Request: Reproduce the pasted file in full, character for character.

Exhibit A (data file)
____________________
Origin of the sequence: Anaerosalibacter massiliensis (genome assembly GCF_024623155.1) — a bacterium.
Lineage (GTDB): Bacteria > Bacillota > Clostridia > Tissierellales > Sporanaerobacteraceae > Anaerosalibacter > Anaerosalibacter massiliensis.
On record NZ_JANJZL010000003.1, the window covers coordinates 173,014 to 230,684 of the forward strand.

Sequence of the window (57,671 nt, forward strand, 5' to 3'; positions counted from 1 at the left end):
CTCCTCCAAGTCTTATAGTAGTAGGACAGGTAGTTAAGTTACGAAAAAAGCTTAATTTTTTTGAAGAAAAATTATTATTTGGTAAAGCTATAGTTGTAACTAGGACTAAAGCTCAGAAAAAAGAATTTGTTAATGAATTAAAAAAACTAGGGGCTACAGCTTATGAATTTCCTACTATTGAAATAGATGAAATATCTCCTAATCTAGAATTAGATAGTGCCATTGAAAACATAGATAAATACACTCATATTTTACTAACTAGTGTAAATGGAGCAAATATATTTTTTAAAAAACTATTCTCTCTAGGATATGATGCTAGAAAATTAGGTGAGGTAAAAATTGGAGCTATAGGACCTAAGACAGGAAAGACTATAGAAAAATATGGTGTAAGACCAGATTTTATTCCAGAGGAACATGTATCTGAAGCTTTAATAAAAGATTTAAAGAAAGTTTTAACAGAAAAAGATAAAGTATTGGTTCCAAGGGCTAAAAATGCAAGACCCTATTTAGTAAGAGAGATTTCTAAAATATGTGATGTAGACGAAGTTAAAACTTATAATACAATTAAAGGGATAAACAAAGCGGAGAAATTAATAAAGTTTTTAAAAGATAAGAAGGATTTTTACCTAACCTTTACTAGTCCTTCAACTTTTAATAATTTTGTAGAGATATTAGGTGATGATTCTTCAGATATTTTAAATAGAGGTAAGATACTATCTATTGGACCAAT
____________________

Origin of the sequence: Anaerosalibacter massiliensis (genome assembly GCF_024623155.1) — a bacterium.
Lineage (GTDB): Bacteria > Bacillota > Clostridia > Tissierellales > Sporanaerobacteraceae > Anaerosalibacter > Anaerosalibacter massiliensis.
On record NZ_JANJZL010000003.1, the window covers coordinates 173,014 to 230,684 of the forward strand.

Sequence of the window (57,671 nt, forward strand, 5' to 3'; positions counted from 1 at the left end):
CTCCTCCAAGTCTTATAGTAGTAGGACAGGTAGTTAAGTTACGAAAAAAGCTTAATTTTTTTGAAGAAAAATTATTATTTGGTAAAGCTATAGTTGTAACTAGGACTAAAGCTCAGAAAAAAGAATTTGTTAATGAATTAAAAAAACTAGGGGCTACAGCTTATGAATTTCCTACTATTGAAATAGATGAAATATCTCCTAATCTAGAATTAGATAGTGCCATTGAAAACATAGATAAATACACTCATATTTTACTAACTAGTGTAAATGGAGCAAATATATTTTTTAAAAAACTATTCTCTCTAGGATATGATGCTAGAAAATTAGGTGAGGTAAAAATTGGAGCTATAGGACCTAAGACAGGAAAGACTATAGAAAAATATGGTGTAAGACCAGATTTTATTCCAGAGGAACATGTATCTGAAGCTTTAATAAAAGATTTAAAGAAAGTTTTAACAGAAAAAGATAAAGTATTGGTTCCAAGGGCTAAAAATGCAAGACCCTATTTAGTAAGAGAGATTTCTAAAATATGTGATGTAGACGAAGTTAAAACTTATAATACAATTAAAGGGATAAACAAAGCGGAGAAATTAATAAAGTTTTTAAAAGATAAGAAGGATTTTTACCTAACCTTTACTAGTCCTTCAACTTTTAATAATTTTGTAGAGATATTAGGTGATGATTCTTCAGATATTTTAAATAGAGGTAAGATACTATCTATTGGACCAAT